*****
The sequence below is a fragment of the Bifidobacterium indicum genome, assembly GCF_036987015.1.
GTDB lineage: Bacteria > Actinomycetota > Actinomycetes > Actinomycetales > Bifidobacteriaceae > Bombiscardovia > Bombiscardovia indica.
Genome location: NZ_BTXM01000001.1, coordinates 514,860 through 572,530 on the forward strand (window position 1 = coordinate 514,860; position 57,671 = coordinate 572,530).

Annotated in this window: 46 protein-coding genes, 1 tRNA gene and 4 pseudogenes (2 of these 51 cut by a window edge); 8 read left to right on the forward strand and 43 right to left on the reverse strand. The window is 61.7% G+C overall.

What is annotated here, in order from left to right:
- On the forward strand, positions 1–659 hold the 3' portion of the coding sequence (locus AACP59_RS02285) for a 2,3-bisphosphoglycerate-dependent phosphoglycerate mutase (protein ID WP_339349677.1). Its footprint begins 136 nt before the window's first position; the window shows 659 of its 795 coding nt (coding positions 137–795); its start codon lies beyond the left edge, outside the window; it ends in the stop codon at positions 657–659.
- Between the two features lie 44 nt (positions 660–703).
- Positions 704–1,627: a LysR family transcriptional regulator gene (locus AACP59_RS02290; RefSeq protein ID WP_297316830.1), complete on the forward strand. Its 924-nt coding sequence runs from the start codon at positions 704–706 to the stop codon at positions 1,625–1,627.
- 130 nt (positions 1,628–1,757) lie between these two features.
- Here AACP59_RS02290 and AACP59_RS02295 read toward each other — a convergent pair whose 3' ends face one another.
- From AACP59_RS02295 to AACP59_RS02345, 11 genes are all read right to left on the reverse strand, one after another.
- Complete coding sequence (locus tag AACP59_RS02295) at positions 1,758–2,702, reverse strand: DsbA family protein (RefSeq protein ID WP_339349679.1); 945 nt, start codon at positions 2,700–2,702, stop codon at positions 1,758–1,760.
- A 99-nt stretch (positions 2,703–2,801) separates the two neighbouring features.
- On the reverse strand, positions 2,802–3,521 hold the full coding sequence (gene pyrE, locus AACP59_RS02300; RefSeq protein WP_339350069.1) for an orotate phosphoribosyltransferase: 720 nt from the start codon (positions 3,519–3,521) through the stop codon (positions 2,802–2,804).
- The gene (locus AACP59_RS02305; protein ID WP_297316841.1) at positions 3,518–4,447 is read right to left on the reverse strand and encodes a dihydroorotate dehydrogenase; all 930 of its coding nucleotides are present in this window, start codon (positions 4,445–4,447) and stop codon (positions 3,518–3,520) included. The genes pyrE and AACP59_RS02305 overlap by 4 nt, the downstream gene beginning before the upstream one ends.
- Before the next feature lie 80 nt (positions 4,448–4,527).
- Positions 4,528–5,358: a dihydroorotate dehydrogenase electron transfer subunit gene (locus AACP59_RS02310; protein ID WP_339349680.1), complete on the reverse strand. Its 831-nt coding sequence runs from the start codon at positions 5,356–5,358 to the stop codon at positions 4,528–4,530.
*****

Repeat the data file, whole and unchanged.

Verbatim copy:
The sequence below is a fragment of the Bifidobacterium indicum genome, assembly GCF_036987015.1.
GTDB lineage: Bacteria > Actinomycetota > Actinomycetes > Actinomycetales > Bifidobacteriaceae > Bombiscardovia > Bombiscardovia indica.
Genome location: NZ_BTXM01000001.1, coordinates 514,860 through 572,530 on the forward strand (window position 1 = coordinate 514,860; position 57,671 = coordinate 572,530).

Annotated in this window: 46 protein-coding genes, 1 tRNA gene and 4 pseudogenes (2 of these 51 cut by a window edge); 8 read left to right on the forward strand and 43 right to left on the reverse strand. The window is 61.7% G+C overall.

What is annotated here, in order from left to right:
- On the forward strand, positions 1–659 hold the 3' portion of the coding sequence (locus AACP59_RS02285) for a 2,3-bisphosphoglycerate-dependent phosphoglycerate mutase (protein ID WP_339349677.1). Its footprint begins 136 nt before the window's first position; the window shows 659 of its 795 coding nt (coding positions 137–795); its start codon lies beyond the left edge, outside the window; it ends in the stop codon at positions 657–659.
- Between the two features lie 44 nt (positions 660–703).
- Positions 704–1,627: a LysR family transcriptional regulator gene (locus AACP59_RS02290; RefSeq protein ID WP_297316830.1), complete on the forward strand. Its 924-nt coding sequence runs from the start codon at positions 704–706 to the stop codon at positions 1,625–1,627.
- 130 nt (positions 1,628–1,757) lie between these two features.
- Here AACP59_RS02290 and AACP59_RS02295 read toward each other — a convergent pair whose 3' ends face one another.
- From AACP59_RS02295 to AACP59_RS02345, 11 genes are all read right to left on the reverse strand, one after another.
- Complete coding sequence (locus tag AACP59_RS02295) at positions 1,758–2,702, reverse strand: DsbA family protein (RefSeq protein ID WP_339349679.1); 945 nt, start codon at positions 2,700–2,702, stop codon at positions 1,758–1,760.
- A 99-nt stretch (positions 2,703–2,801) separates the two neighbouring features.
- On the reverse strand, positions 2,802–3,521 hold the full coding sequence (gene pyrE, locus AACP59_RS02300; RefSeq protein WP_339350069.1) for an orotate phosphoribosyltransferase: 720 nt from the start codon (positions 3,519–3,521) through the stop codon (positions 2,802–2,804).
- The gene (locus AACP59_RS02305; protein ID WP_297316841.1) at positions 3,518–4,447 is read right to left on the reverse strand and encodes a dihydroorotate dehydrogenase; all 930 of its coding nucleotides are present in this window, start codon (positions 4,445–4,447) and stop codon (positions 3,518–3,520) included. The genes pyrE and AACP59_RS02305 overlap by 4 nt, the downstream gene beginning before the upstream one ends.
- Before the next feature lie 80 nt (positions 4,448–4,527).
- Positions 4,528–5,358: a dihydroorotate dehydrogenase electron transfer subunit gene (locus AACP59_RS02310; protein ID WP_339349680.1), complete on the reverse strand. Its 831-nt coding sequence runs from the start codon at positions 5,356–5,358 to the stop codon at positions 4,528–4,530.